The following video surfaced this past week on Youtube in the context of President Dmitrii Medvedev’s recent efforts to reform and professionalize the country’s police force.
Its subject is Col. Aleksei Nikolaevich Isakov the (now former) deputy director of the Ministry of Internal Affairs for the Lomonosov district (raion) of Lomonosov region (oblast) not far from St. Petersburg.
The video depicts the drunken colonel emerging from his office wearing only his MVD BVDs and…
I seem to post a disproportionate number of pieces complaining about falsification of the problem of falsification of history, but I can’t help myself when I keep being fed new material. The latest evidence: an ITAR-TASS story (hat tip to Johnson’s Russia List) claiming in its headline that “Russian historians shatter WW II myths.”
Here’s the question: where in the piece is there a single specific example of a myth about the war that Russian historians have shattered? I say this not to demean the work of Russian historians, many of whom are doing fine research. I say it to point out a recurring aspect of Russian official and semi-official discourse on World War II, which is that it is plagued by evil-doing historians who mythologize and falsify the war. There’s never any specific indication of who exactly it is that is doing these terrible things, or of what exactly it is they say that is so awful and wrong.
“In sum, the old belief in congruence between national identity, territoriality, statehood and citizenship in the European Union is being challenged and undermined in three related ways. First, the supremacy of nation-states as institutions of governance is being eroded. Governance in Europe is becoming increasingly polycentric and multi-levelled. This involves the emergence of overlapping spheres of political authority at several spatial levels—local, regional, national and European.” (Gaddafi, p. 274)
“At the turn of the twenty-first century, the idea that there is or should be a congruence between national identity, territoriality, statehood and citizenship is being challenged and undermined in three related ways. First, the pre-eminence of nation-states as institutions of governance is being eroded . . . Governance in Europe is increasingly polycentric and multi-layered. For Anderson (1996) this involves the emergence of overlapping spheres of political authority at several spatial scales (local, regional, national and European). (Painter, p. 5)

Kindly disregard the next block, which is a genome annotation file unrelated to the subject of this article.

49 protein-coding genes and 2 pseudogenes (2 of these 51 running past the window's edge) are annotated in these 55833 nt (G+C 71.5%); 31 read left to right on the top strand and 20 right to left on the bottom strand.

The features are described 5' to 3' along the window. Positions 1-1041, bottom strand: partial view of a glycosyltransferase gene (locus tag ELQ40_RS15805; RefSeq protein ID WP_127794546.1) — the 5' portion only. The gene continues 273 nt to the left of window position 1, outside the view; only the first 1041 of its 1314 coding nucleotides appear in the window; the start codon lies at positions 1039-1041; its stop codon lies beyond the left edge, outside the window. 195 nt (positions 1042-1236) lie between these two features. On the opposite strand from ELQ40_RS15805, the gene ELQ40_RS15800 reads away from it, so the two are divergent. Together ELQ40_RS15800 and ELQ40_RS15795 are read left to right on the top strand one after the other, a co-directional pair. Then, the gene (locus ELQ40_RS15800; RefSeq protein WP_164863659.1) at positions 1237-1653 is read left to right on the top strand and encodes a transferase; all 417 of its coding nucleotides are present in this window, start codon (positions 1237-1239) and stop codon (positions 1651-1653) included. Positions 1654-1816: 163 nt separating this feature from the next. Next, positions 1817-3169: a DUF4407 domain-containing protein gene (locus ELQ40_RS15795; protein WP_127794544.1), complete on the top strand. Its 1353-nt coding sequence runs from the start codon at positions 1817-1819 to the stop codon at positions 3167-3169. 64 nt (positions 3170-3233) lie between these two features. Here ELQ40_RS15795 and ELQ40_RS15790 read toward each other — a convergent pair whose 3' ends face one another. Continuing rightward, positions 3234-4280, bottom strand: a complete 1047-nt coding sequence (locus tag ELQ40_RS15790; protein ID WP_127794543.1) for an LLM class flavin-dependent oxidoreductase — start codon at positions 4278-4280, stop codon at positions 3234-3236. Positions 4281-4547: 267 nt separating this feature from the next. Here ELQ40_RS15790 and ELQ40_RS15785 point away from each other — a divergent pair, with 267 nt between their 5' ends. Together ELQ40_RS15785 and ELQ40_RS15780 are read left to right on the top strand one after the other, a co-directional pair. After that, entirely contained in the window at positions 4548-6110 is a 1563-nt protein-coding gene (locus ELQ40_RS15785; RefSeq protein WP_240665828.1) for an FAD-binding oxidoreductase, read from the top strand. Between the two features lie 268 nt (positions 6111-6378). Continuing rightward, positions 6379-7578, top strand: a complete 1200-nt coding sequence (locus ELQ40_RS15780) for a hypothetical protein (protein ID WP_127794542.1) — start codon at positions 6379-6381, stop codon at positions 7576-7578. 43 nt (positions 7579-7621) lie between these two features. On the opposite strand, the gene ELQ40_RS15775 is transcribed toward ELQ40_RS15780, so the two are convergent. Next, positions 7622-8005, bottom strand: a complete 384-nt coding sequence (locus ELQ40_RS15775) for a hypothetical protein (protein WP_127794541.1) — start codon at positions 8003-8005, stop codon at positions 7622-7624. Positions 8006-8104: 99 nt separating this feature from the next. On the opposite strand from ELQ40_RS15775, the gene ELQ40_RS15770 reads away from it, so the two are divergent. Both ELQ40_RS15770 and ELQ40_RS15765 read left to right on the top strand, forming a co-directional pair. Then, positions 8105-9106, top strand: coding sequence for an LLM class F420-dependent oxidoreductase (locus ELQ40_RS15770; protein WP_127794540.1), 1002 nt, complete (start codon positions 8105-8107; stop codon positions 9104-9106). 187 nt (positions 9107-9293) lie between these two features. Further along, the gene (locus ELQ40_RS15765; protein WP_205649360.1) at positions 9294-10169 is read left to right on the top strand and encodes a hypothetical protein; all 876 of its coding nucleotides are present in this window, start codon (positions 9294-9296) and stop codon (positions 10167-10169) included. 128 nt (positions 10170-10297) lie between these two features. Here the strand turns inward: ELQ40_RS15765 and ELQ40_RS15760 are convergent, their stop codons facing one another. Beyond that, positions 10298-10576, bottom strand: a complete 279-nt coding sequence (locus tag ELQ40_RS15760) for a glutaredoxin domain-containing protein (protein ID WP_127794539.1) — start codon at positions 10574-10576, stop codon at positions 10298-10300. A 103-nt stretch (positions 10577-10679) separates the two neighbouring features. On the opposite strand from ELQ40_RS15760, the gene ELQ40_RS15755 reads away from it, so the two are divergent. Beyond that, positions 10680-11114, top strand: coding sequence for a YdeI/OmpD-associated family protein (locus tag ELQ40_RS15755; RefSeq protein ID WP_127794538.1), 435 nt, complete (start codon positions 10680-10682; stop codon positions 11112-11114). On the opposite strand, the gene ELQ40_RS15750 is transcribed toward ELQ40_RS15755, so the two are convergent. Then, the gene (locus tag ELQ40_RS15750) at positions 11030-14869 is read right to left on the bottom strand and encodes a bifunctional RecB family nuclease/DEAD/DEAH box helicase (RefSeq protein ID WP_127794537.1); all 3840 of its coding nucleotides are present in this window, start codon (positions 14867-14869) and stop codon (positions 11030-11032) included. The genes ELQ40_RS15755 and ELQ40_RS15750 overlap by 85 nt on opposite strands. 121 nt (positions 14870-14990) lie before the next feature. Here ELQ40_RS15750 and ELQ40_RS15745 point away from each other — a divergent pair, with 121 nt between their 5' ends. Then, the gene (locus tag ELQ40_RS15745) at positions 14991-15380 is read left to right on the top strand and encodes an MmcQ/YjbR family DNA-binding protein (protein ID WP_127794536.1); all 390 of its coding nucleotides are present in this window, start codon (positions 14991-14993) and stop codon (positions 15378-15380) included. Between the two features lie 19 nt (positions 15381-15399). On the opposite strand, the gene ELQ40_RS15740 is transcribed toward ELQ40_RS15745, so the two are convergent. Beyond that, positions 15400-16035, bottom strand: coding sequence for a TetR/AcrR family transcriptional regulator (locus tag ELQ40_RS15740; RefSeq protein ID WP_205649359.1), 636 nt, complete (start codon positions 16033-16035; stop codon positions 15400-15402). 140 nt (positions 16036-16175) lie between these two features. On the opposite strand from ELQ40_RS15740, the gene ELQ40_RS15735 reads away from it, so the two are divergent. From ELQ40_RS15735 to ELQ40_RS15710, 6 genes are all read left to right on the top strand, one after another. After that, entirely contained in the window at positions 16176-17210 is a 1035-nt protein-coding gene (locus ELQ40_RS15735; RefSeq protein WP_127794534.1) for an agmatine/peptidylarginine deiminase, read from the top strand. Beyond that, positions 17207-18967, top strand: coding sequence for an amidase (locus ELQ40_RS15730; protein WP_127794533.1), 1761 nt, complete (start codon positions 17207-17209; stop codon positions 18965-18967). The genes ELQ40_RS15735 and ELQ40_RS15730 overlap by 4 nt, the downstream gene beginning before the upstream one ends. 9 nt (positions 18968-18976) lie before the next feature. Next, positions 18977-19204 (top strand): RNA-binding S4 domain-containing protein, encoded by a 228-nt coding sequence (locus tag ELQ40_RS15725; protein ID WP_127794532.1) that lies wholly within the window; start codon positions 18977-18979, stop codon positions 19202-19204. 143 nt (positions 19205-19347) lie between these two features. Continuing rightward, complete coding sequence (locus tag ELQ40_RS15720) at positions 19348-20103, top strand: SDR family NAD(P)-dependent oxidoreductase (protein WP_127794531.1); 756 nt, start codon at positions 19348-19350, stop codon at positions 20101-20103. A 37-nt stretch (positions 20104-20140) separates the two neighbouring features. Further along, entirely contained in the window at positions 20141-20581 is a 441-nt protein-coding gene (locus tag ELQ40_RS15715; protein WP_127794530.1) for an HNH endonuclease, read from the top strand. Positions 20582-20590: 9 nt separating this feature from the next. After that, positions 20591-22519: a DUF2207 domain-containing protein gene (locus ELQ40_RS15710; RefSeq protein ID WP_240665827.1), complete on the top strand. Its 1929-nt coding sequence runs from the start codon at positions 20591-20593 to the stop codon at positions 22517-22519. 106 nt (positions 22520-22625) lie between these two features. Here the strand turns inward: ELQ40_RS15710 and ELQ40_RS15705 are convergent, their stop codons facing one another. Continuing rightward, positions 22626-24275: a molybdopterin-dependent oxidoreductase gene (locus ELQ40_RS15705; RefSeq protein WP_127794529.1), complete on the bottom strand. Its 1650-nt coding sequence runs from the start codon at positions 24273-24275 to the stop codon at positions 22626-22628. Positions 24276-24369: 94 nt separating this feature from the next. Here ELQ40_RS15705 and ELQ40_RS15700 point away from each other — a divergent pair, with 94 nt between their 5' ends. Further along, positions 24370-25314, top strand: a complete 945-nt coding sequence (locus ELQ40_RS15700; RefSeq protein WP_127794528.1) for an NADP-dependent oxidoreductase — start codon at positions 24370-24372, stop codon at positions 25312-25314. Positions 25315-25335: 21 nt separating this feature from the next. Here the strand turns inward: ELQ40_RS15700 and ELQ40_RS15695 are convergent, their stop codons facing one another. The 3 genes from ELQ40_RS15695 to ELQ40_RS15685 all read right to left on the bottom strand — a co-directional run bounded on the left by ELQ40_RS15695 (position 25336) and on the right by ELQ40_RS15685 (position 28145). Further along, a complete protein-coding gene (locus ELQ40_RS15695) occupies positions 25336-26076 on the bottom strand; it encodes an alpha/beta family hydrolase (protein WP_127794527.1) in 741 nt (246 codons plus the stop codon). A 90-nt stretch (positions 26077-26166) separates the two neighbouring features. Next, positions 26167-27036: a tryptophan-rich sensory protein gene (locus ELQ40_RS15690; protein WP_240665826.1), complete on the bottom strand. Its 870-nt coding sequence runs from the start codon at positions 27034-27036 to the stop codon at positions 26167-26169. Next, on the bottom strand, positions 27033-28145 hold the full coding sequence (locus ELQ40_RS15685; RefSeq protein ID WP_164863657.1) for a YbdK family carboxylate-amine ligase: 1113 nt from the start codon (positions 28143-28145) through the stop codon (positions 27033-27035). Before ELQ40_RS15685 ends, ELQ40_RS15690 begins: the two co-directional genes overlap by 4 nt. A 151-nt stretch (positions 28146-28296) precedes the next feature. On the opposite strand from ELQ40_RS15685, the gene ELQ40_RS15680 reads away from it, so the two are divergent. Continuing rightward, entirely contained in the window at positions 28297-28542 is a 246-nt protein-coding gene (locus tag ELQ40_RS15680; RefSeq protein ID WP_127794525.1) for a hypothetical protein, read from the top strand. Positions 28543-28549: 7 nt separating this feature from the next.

“Second, in many parts of the world, state-based national identities are being challenged by regionalist or minority nationalist interests, undermining the alignment of identity and nation-state. Successful mobilisation behind regionalist goals can intensify the rate of reconfiguration of both governance and identity. Third, international migration has increased cultural diversity. Members of diasporas may form distinct regional populations, such as Russians in North-East Estonia, or they may be dispersed more evenly. Both situations will undermine the link between citizenship and national identity. In Estonia, Russians are even denied formal citizenship on grounds of ethnicity.” (Gaddafi, pp. 274-5)
“Second, in many parts of Europe state-based national identities are challenged by regionalist or minority nationalist identities. These challenges undermine the fit between identity and nation-state. In addition successful mobilisation behind regionalist goals can lead to increased political autonomy or secession, intensifying the restructuring of governance and potentially reconfiguring both the rights-based and the identity-based aspects of citizenship. . . . Third, international migration has increased cultural diversity. In some cases members of diasporas form distinct regional populations, such as the Russians in north-east Estonia (Smith and Wilson 1997). In other cases they may be dispersed more evenly. Both situations undermine the link between citizenship and national identity. In Estonia, Russians are denied even formal citizenship, on grounds of ethnicity.” (Painter, p. 5)